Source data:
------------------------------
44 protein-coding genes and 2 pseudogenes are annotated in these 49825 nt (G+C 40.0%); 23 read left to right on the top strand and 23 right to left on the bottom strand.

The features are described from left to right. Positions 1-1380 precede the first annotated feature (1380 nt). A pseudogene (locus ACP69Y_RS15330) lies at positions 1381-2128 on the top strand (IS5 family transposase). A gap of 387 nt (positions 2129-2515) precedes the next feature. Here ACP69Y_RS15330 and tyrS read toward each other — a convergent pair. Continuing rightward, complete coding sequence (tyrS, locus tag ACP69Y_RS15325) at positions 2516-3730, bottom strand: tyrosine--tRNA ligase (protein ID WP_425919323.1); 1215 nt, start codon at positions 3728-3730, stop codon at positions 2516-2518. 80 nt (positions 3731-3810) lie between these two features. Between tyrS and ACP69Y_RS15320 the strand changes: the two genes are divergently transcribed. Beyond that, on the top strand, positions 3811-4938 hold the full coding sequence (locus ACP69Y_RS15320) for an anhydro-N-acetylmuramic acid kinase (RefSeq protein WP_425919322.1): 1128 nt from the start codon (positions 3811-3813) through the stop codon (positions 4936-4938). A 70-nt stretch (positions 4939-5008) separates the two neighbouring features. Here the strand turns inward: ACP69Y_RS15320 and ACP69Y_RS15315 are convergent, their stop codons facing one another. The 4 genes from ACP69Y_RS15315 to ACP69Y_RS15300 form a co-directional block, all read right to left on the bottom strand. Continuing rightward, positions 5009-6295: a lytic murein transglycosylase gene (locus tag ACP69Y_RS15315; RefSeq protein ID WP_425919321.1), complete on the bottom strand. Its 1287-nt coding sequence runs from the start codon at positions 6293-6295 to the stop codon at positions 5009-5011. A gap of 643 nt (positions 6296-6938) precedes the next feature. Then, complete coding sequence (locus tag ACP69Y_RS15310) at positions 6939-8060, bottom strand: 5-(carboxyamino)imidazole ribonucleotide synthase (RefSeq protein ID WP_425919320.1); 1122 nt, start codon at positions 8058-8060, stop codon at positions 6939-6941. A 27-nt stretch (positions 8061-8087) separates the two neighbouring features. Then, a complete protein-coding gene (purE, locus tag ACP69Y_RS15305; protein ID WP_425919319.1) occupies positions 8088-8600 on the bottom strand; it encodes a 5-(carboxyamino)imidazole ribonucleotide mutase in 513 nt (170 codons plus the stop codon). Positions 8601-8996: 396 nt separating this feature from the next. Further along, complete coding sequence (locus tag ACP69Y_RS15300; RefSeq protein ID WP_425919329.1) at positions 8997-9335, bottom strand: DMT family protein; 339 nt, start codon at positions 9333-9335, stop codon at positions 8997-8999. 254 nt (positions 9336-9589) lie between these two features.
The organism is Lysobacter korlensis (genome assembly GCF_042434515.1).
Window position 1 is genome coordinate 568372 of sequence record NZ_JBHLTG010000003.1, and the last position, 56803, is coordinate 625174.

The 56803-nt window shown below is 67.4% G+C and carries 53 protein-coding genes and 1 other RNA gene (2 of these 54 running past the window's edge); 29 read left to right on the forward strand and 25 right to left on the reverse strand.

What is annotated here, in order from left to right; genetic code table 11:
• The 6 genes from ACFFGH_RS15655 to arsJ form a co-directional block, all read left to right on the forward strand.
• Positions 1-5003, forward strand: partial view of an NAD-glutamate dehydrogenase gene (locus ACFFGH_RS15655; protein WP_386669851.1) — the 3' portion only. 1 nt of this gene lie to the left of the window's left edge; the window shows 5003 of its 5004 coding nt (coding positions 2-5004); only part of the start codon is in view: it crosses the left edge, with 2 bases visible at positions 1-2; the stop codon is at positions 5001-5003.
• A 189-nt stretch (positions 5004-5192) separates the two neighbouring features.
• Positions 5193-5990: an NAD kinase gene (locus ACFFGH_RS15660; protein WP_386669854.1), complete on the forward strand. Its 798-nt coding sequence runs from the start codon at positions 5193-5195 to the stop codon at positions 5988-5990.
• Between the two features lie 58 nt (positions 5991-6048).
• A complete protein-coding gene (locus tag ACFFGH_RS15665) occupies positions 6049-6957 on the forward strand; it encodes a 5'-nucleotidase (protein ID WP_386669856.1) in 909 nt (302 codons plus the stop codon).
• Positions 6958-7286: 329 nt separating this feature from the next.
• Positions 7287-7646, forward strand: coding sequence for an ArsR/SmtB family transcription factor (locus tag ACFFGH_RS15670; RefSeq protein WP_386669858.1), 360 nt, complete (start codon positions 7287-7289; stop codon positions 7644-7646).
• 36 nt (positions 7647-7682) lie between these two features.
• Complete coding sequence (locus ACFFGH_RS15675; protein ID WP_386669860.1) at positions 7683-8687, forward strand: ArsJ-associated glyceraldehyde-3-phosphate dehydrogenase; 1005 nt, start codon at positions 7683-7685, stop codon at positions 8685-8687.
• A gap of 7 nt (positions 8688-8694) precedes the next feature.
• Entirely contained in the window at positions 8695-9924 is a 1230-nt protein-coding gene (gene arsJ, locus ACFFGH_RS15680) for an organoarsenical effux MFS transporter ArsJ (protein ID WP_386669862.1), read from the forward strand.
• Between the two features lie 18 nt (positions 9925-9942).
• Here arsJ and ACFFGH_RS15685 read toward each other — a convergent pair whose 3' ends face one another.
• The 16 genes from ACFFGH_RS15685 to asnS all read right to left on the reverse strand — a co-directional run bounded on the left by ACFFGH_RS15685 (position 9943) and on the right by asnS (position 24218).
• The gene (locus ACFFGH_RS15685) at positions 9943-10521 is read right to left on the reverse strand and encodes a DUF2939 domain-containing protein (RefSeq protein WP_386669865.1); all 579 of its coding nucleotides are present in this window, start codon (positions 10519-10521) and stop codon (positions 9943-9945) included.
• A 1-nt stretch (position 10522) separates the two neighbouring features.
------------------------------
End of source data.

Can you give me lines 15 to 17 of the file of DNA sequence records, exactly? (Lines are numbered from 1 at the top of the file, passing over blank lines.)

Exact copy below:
• 36 nt (positions 7647-7682) lie between these two features.
• Complete coding sequence (locus ACFFGH_RS15675; protein ID WP_386669860.1) at positions 7683-8687, forward strand: ArsJ-associated glyceraldehyde-3-phosphate dehydrogenase; 1005 nt, start codon at positions 7683-7685, stop codon at positions 8685-8687.
• A gap of 7 nt (positions 8688-8694) precedes the next feature.